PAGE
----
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So in September I’ll be cheering for Miss Mississippi and Miss Tennessee to do well in the Miss America Pageant… even though there won’t be a swimsuit competition to give them a leg up. (pun intended) Hopefully their other attributes—like talent and platform—will get them both through to the finals, and maybe one of them will be our new Miss America.

Heidelberg, Mark Twain, and Worms

1982 at the Heidelberg Castle

1982 at the Heidelberg Castle

The first time I went to Europe, about 36 years ago, my husband and I stayed in a small village on the Neckar River, about 50 miles from Heidelberg. This was in around 1982. We were there for a symposium my husband was part of, and they had us tucked away in a remote little village. I remember playing tennis with a French girl on courts that overlooked the Neckar River. And opening our windows every morning to story-book scenes of milk being delivered outside our castle-like hotel. Our only site-seeing excursion during the symposium was to Heidelberg.

 Bill Susan castleThirty six years later we returned, on Day 5 of our Viking Rhine River Cruise. Heidelberg is Germany’s oldest university town, known as the cradle of the German Romantic movement. It’s most famous example of baroque architecture, the Heidelberg Castle is a magnificent red standstone ruin perched 330 feet above the river. It was partially destroyed by fire in the 17th century.

 

Hotel where Mark Twain stayed

Hotel where Mark Twain stayed

 

 

 

 

As our tour bus ascended to the castle, I snapped a picture of one of the hotels where Mark Twain stayed in the summer of 1878, Hotel Schrieder, now a Crowne Plaza. Of Heidelberg Twain said the city was “the last possibility of the beautiful.” In 1880 he published “A Tramp Abroad,” which includes the story of a raft journey down the river. graf w Red Ox InnThis was published several years before “Adventures of Huckleberry Finn.” Many people in Heidelberg believe, therefore, that the Neckar was as influential as the Mississippi to Twain’s writing.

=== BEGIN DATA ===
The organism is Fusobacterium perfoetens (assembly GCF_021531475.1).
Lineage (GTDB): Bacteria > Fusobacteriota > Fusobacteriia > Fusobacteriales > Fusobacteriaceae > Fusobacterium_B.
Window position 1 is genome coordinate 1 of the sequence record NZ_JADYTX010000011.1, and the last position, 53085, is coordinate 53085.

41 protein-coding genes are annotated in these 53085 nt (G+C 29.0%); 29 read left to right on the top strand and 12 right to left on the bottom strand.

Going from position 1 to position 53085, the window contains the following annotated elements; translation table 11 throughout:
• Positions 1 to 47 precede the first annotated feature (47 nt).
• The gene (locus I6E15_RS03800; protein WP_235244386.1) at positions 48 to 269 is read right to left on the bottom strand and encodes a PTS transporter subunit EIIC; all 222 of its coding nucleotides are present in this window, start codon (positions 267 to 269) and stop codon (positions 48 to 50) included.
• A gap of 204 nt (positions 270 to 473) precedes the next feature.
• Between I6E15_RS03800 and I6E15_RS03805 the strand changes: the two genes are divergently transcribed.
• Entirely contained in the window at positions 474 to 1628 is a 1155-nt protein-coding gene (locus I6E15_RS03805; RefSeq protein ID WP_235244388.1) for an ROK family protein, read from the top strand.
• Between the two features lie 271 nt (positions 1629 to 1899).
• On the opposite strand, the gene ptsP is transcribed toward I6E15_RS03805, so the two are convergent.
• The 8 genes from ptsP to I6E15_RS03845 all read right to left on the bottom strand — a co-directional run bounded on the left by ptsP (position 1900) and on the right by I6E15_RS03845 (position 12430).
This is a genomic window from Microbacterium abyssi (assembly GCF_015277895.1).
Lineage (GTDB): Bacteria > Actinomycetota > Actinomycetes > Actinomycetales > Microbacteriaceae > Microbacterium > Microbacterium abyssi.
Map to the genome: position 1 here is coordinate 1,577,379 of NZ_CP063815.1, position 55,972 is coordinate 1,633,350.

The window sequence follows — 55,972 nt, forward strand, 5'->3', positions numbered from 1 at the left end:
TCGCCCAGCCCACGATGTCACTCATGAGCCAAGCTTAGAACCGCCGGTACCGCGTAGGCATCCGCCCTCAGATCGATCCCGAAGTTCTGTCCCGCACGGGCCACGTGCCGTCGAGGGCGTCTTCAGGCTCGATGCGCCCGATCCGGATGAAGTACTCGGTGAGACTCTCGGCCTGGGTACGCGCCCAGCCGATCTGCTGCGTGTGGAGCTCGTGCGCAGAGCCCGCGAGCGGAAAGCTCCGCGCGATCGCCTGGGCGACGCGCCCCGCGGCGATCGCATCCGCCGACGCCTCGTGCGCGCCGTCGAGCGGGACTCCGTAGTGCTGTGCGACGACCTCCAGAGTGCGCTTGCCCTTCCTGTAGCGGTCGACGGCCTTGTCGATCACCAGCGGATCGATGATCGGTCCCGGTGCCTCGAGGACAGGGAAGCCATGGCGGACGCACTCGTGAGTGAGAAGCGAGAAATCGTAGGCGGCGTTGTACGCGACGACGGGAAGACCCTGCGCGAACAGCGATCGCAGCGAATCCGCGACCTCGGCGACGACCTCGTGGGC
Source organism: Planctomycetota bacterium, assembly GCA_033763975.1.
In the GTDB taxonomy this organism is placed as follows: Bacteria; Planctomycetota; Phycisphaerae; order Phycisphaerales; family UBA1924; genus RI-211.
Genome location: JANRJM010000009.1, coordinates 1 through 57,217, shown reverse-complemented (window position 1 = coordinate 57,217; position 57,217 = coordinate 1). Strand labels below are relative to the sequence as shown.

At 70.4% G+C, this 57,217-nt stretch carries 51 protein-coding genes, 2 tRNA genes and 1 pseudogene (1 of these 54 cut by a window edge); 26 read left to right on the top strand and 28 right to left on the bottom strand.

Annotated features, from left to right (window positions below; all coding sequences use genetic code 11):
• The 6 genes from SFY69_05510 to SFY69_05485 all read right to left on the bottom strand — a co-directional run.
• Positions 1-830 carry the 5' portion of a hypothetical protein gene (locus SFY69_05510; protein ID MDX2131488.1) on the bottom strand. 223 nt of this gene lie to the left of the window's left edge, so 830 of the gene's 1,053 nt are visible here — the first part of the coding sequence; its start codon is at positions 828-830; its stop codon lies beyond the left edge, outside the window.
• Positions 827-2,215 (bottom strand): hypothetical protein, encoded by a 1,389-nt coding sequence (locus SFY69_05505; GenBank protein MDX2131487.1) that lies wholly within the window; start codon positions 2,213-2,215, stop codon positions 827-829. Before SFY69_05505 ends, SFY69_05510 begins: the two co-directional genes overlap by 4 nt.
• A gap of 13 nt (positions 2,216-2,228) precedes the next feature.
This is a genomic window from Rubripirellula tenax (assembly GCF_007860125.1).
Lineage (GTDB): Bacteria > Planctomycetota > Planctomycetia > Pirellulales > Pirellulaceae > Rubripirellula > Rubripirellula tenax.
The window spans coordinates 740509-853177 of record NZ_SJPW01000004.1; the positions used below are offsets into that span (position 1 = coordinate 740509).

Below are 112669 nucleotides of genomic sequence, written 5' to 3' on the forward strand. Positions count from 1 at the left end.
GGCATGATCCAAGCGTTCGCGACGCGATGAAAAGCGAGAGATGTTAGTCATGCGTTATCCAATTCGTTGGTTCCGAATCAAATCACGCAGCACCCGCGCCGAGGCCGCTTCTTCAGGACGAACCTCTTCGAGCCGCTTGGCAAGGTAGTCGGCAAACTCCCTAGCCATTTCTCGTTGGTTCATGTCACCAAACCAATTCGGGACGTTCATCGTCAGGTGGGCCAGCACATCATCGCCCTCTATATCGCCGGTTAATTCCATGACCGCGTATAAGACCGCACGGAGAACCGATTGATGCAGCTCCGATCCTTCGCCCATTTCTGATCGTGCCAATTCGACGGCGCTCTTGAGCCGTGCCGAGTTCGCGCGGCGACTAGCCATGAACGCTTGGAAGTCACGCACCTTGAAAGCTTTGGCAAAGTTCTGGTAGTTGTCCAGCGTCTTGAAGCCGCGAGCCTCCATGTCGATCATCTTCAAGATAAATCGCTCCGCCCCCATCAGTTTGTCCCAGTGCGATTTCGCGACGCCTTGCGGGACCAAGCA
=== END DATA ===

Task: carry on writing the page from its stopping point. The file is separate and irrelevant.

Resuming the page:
Later we walked past this graffiti piece, which featured the Red Ox Inn, where Twain spent much of his leisure time. The guide didn’t point the graffiti out, but I’m always on the watch for street art and was thrilled to see the Red Ox Inn included.

 

The castle moat and grounds were fascinating, but the views of the Old City and river and buildings across the river from the castle were my favorite part of the tour.

view

moat

 

Our boat actually docked at Speyer for our Heidelberg tour, on the west bank of the Rhine. There was a beautiful park there, and lots of local art.

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Protestant Church at Speyer

Protestant Church at Speyer

 

We took an informal walk into town without the group and into the “Memorial Church of the Protestation” a historic Luthern and Reformed church built between 1893 and 1904, to commemorate the Diet of Speyer.

 church inerior

 

The term “protestant” originated in Speyer in 1529 at the Diet of Speyer, when 14 free cities of Germany and six Lutheran princes protested the Edict of Worms that had banned the writings of Martin Luther and labeled him a heretic and enemy of the state. I grew up Presbyterian and was a huge fan of Martin Luther, but I never thought about why it was called the Edict of Worms until we cruised alongside Worms headed into Speyer. So much history all around us on this amazing trip.

 

Stay tuned for my next post where we head across the Rhine and dip our toes into France for one day….

FIRST REVIEWS are in for SOUTHERN WRITERS ON WRITING!

SouthernWritersOnWritingCOVERI am beyond thrilled with the first two reviews for SOUTHERN WRITERS ON WRITING!